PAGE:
What To Know About The Links Between Oral Sex And Cancer

The mounting evidence linking oral sex and cancer has firmly placed cunnilingus on the list of "life's greatest pleasures that might kill you," which includes (but is not limited to) drinking, smoking, soda, deep-fried-everything, and smoked meats. (Cue Homer Simpson drool). Although tongues wagged in 2013 when Michael Douglas revealed his throat cancer was possibly caused by the HPV virus transmitted through oral sex, this indictment was based upon years of scientific research that put all oral sex lovers on blast. "It's a sexually transmitted disease that causes cancer," he told The Guardian. "And if you have it, cunnilingus is also the best cure for it." Badum tss.

Sure, we could lament the scientifically proven links between oral sex and certain kinds of mouth and throat cancer, or we could educate ourselves about them so we can live our lives giving and/or receiving pleasure without panicking. To be clear, there is no one saying that oral sex causes cancer — it's the HPV virus that can cause a variety of cancers, from mouth and tongue to cervical and anal — so don't get all sex-negative and damn the practice before getting the facts.

Here are 5 scientifically-sourced facts about the links between oral sex and cancer:

1. Men Are More Than Twice As Likely To Get Oral Cancer

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According to leading research, men are more than twice as likely to get oropharyngeal cancer than women are. Scientists suggest this might be because the HPV virus can be found in greater concentrations on vulvar skin, which links back to the whole oral sex thing. Since there haven't been studies on queer women who engage in oral sex and their cancer rates, we're stuck with the straights for evidence.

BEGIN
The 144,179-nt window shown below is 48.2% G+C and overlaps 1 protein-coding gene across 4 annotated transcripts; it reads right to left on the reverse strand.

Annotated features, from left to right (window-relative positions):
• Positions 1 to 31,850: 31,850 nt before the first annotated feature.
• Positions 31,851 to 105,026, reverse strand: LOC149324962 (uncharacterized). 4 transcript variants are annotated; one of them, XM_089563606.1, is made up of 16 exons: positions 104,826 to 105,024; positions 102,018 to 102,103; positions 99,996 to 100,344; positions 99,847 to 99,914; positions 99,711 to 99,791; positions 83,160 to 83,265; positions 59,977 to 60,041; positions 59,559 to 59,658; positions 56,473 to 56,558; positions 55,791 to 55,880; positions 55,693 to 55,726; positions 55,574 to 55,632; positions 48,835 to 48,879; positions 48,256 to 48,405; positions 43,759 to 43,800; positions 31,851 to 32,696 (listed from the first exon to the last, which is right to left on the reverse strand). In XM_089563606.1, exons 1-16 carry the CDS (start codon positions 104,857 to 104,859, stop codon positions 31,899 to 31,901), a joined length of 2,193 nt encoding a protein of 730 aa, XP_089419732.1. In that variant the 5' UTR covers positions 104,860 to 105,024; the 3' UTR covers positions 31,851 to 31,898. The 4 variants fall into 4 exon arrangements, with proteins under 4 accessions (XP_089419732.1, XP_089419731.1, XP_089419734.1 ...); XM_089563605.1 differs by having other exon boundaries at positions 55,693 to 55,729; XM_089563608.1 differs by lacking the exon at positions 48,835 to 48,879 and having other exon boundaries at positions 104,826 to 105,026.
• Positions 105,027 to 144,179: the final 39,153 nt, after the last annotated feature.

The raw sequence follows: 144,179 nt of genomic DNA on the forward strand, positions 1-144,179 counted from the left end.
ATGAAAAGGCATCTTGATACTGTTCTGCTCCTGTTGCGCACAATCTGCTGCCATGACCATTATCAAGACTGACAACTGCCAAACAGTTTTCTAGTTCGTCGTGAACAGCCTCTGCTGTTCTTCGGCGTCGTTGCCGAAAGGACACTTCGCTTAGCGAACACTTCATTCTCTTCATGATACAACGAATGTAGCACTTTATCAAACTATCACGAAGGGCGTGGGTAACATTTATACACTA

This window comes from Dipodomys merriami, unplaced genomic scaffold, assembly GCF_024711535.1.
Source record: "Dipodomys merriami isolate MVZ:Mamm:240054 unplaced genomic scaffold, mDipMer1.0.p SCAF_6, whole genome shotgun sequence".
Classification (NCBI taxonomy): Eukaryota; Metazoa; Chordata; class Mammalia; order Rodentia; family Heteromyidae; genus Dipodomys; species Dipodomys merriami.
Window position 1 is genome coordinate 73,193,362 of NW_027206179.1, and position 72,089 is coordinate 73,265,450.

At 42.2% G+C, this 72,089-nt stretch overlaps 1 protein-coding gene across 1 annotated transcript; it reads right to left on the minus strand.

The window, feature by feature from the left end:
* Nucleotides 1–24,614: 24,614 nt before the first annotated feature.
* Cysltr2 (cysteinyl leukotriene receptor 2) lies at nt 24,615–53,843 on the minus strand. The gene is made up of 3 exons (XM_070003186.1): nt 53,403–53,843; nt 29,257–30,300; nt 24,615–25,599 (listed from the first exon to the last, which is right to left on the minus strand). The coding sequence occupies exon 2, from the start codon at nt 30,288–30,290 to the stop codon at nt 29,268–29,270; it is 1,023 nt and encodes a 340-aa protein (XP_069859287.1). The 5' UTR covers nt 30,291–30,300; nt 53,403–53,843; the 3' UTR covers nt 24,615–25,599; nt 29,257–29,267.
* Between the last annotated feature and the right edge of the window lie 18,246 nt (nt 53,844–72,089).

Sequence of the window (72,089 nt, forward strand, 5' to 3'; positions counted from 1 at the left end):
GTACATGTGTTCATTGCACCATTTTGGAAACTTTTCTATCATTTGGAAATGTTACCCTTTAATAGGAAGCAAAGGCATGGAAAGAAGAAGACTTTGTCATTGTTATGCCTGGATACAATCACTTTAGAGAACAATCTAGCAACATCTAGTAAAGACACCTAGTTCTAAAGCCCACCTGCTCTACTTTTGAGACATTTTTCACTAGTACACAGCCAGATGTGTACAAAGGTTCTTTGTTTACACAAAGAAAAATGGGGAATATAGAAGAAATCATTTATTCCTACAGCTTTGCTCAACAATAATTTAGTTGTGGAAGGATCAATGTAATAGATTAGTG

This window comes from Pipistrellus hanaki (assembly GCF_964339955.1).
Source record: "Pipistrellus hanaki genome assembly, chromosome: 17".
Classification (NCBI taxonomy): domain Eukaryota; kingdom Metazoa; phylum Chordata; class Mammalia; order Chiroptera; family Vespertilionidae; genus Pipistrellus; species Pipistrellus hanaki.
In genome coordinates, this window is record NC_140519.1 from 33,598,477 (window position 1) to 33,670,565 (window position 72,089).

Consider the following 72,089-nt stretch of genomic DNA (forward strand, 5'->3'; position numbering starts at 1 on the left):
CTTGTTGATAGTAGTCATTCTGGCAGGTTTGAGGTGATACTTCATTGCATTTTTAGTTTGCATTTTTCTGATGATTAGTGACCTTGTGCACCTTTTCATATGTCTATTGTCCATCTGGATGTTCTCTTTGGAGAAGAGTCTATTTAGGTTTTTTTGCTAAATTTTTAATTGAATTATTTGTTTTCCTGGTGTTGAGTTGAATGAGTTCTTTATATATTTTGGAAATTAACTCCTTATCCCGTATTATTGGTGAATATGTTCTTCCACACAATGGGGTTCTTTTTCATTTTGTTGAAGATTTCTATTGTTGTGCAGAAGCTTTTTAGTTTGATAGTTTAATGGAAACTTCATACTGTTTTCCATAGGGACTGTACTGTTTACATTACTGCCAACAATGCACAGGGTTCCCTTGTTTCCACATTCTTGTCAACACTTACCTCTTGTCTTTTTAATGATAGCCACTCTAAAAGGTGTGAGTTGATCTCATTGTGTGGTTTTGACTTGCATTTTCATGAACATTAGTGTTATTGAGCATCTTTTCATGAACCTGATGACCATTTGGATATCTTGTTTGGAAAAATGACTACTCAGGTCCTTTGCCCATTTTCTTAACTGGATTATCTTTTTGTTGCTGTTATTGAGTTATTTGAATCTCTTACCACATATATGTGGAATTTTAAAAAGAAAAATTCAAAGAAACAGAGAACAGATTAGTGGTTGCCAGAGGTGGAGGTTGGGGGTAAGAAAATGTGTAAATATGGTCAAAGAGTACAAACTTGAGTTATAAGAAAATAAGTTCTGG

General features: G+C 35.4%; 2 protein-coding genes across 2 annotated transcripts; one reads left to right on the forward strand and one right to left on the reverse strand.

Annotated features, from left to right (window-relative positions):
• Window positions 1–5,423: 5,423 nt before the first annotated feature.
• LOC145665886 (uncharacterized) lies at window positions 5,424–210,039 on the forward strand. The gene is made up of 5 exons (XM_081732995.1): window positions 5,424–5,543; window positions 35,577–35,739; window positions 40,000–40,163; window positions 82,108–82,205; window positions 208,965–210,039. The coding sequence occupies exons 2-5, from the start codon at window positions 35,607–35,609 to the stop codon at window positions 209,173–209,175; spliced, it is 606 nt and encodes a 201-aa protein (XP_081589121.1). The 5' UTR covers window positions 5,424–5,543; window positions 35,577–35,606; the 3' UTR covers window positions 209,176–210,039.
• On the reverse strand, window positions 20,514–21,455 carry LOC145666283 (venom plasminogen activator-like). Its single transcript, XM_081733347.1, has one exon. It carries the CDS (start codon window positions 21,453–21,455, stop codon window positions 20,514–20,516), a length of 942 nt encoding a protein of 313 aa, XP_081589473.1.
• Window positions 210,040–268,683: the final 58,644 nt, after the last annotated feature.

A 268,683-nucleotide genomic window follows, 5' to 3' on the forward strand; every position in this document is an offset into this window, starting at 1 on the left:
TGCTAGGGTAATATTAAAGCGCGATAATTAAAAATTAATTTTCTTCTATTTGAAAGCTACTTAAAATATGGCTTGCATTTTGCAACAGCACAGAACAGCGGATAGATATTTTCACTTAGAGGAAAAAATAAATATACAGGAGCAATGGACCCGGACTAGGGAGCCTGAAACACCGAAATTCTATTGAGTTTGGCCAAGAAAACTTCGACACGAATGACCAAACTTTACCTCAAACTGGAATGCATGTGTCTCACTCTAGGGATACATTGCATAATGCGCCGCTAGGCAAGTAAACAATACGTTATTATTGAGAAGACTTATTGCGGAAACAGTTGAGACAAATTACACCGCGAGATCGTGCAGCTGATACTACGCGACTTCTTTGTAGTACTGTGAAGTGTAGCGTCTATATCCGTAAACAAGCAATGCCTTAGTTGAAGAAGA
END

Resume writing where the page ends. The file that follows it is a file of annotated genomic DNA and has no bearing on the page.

2. Those Infected With HPV-16 Are 32 Times More Likely To Develop Oral Cancer

A new study published in JAMA Oncology is the first to put forth conclusive evidence that the presence of HPV-16 in the mouth leads to the development of oropharyngeal cancer, according to The Daily Mail.

3. Smoking And HPV Can Be A Lethal Combination

A suppressed immune system and poor health does impact whether the HPV virus takes hold. Studies by leading oral cancer researcher Dr. No-Hee Park have revealed how the combined toxicity of tobacco and HPV accelerates the possibility for cancer growth.

4. The Transmission Rate For HPV Infection From Oral Sex Is Still Unknown

According to the CDC, there is no known percentage or rate at which people are likely to be infected with HPV from oral sex or kissing. So have at it, but remember to play it safe.

5. Dental Dams, HPV Testing, And The HPV Vaccine Can Help

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Dental dams, frequent HPV tests, and even the HPV vaccine (for those eligible) are all ways to combat this potentially cancer-causing virus. That said, if you've been diagnosed, it's not a death sentence, and here are ways to cope if you and/or someone you're intimate with has the virus.

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